ENGLEWOOD — AAA Travel projects 33 million Americans will vacation away from home this Labor Day Holiday weekend, a 2.9 percent increase from 2011.
Local hotels, resorts and lodgings are hoping to see a similar bump.
“We’re optimistic but cautious,” said Lorah Steiner, director of the Charlotte Harbor Visitor & Convention Bureau. “The entire (tourism) industry was below the line in three to four years of the recession. We’re starting to recover now. We’re above the line this year. It’s been a very good year for tourism.”
Steiner projects 2012 will see further success, continuing the improving profit trend since 2010.
Susan R. McQuaid of Turtle Bay Condos on Manasota Key rents out eight old-Florida-style two-bedroom units. Labor Day bookings this year are contingent on last-minute reservations, she said.
“The beaches are a mess (from Tropical Storm Debby), but the business has been successful overall,” McQuaid said. “It’s been disappointing with the weather, and most of our rentals at this time are local.”
Kacie Salerno of Conch Out Vacation Rentals on Beach Road in Englewood downplays weather being a major factor for reservations.
“We have people who are well aware this is hurricane season and September is a little more active than others,” Salerno said. “I think we’re a little bit early now since (Tropical Storm) Isaac is out there. It’s still technically the middle of August. I don’t think it deters people. We do have people who question, ‘What happens if?’ in the event of a hurricane, and we just go over the policies with that.”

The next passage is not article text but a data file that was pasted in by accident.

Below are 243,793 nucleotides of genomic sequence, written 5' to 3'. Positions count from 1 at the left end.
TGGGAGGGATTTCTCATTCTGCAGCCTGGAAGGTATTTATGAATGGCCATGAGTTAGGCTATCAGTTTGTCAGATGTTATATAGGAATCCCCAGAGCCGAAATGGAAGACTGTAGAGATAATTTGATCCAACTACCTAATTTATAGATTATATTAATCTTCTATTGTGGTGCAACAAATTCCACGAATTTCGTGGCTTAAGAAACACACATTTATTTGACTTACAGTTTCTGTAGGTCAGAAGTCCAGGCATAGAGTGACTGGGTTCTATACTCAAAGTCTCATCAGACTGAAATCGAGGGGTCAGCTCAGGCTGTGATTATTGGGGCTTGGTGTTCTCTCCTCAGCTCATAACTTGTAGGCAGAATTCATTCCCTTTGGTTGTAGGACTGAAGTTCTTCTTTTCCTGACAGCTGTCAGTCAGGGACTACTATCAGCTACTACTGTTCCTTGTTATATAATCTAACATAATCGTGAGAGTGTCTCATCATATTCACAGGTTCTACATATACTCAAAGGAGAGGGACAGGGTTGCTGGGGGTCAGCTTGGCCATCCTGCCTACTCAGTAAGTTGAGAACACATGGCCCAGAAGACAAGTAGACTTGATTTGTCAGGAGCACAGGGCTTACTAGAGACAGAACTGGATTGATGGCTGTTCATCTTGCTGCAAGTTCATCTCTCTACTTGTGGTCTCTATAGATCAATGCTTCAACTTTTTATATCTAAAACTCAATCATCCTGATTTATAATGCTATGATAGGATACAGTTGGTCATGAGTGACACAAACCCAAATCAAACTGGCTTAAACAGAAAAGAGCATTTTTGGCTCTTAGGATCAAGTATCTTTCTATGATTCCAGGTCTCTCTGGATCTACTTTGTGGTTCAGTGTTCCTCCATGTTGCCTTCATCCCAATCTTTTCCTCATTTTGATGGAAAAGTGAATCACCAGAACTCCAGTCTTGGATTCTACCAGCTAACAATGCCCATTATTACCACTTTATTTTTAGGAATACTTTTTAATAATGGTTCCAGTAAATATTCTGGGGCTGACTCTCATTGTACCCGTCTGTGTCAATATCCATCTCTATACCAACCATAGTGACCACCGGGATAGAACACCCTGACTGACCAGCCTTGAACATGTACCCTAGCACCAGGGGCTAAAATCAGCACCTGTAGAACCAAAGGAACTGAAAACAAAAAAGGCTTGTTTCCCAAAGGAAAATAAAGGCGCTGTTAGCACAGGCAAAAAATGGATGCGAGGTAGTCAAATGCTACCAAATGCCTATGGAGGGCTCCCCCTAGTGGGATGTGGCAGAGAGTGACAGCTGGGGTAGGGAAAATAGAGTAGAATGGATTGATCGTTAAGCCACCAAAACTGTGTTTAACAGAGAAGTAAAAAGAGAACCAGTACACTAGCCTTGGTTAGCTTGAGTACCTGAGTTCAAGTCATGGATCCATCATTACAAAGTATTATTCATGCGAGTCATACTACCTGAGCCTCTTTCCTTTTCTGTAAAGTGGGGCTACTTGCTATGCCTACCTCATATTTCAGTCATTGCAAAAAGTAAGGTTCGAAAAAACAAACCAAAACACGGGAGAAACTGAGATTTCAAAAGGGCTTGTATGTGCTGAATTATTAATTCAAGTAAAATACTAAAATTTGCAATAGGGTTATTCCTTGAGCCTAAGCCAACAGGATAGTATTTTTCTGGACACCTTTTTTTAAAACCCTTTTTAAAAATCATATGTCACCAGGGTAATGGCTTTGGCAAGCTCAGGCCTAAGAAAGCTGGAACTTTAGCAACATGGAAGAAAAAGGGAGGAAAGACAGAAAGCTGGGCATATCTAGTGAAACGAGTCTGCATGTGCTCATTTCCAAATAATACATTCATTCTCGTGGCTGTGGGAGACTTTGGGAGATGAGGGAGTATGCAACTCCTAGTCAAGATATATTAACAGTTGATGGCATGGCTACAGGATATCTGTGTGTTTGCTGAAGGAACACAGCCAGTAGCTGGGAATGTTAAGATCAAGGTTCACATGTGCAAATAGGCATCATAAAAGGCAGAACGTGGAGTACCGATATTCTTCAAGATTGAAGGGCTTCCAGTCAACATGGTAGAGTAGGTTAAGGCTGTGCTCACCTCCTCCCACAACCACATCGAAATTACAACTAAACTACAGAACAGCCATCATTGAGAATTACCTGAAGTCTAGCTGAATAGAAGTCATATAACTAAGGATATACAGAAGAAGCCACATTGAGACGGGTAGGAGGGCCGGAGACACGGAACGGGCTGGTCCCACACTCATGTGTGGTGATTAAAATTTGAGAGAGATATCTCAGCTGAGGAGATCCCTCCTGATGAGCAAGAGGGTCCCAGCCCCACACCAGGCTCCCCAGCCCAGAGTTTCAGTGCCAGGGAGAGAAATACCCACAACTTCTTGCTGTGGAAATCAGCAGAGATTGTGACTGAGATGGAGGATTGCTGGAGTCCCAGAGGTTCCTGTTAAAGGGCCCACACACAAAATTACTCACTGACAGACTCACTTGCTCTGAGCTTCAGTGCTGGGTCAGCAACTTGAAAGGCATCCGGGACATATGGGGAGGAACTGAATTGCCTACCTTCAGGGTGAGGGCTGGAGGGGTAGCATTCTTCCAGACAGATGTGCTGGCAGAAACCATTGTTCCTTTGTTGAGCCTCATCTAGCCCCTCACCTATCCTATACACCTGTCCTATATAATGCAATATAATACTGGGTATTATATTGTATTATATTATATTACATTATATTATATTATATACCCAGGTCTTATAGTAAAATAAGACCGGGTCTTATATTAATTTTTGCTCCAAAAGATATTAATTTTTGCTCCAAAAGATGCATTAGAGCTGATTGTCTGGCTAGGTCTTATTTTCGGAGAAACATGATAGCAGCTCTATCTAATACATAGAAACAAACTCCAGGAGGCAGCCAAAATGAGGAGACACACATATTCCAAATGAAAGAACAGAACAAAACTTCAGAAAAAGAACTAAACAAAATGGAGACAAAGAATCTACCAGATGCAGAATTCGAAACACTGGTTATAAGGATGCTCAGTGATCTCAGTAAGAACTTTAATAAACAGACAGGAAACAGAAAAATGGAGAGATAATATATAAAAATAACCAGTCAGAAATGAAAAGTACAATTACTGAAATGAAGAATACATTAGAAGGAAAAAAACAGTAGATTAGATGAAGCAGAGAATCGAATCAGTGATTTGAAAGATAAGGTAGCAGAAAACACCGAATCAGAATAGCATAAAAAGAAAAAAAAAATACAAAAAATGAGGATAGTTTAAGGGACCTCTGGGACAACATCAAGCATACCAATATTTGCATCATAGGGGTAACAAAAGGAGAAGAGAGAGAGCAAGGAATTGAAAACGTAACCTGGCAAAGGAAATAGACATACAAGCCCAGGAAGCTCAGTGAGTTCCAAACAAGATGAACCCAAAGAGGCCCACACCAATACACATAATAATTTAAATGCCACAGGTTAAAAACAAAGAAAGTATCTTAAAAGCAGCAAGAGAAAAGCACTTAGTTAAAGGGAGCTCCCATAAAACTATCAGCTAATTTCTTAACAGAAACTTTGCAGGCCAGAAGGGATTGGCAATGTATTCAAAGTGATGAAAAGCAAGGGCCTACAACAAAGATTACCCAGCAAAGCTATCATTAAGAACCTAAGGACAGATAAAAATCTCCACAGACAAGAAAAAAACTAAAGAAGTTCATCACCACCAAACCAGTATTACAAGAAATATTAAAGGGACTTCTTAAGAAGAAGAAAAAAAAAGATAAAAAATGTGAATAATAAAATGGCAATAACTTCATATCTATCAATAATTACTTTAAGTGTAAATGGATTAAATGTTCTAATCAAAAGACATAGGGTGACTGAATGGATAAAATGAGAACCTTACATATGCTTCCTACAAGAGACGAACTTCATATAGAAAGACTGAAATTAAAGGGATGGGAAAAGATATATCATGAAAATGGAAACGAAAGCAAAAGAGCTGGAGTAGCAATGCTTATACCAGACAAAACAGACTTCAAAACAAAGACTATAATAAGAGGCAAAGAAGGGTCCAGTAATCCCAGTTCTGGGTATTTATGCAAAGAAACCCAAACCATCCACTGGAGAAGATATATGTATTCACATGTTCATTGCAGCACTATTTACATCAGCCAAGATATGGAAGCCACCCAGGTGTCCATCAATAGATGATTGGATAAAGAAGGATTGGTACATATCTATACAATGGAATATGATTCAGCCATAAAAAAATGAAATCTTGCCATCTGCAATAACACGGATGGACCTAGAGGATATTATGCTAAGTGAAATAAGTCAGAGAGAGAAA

David Lipstein, owner and broker of Manasota Key Realty, has been dealing with rentals for more than 30 years in the area. He says a number of factors affect the business at this time.
“Historically, Labor Day isn’t as strong as years past,” Lipstein said. “A lot of it I think has to do with the current economics of life in general.”
One major factor affecting summer business is the majority of Florida schools starting earlier in the summer.
“Labor Day is the official end of the summer season, since the school year in Florida changed about 10 to 15 years ago,” Lipstein said. “It used to be since before then that schools didn’t go back until after Labor Day. Now with the vast majority of K-12 schools going back with the first or second week of August, that closes out the majority of the summer business, and Labor Day has become something of a last hurrah for the families that are coming down.”
Lipstein says most of his clientele come from Central Florida, predominantly the Orlando area. These generate most of his summer and fall business.
“Lots of the people who come down are families taking their summer vacations,” Lipstein said. “Lots of them bring kids. They’re here to fish. They bring a boat. They’re spending a week or two, instead of a month or two in the area.”
Despite families departing when the school year starts, many still make reservations for fishing.
“Now, after Labor Day, during the months of September and October, which are some of the prettiest times of the year, you get more of the diehard fishing people,” Lipstein said. “Maybe not bringing their wife and kids this time; they’re here to fish. Still the majority of them are the Central Florida people.”
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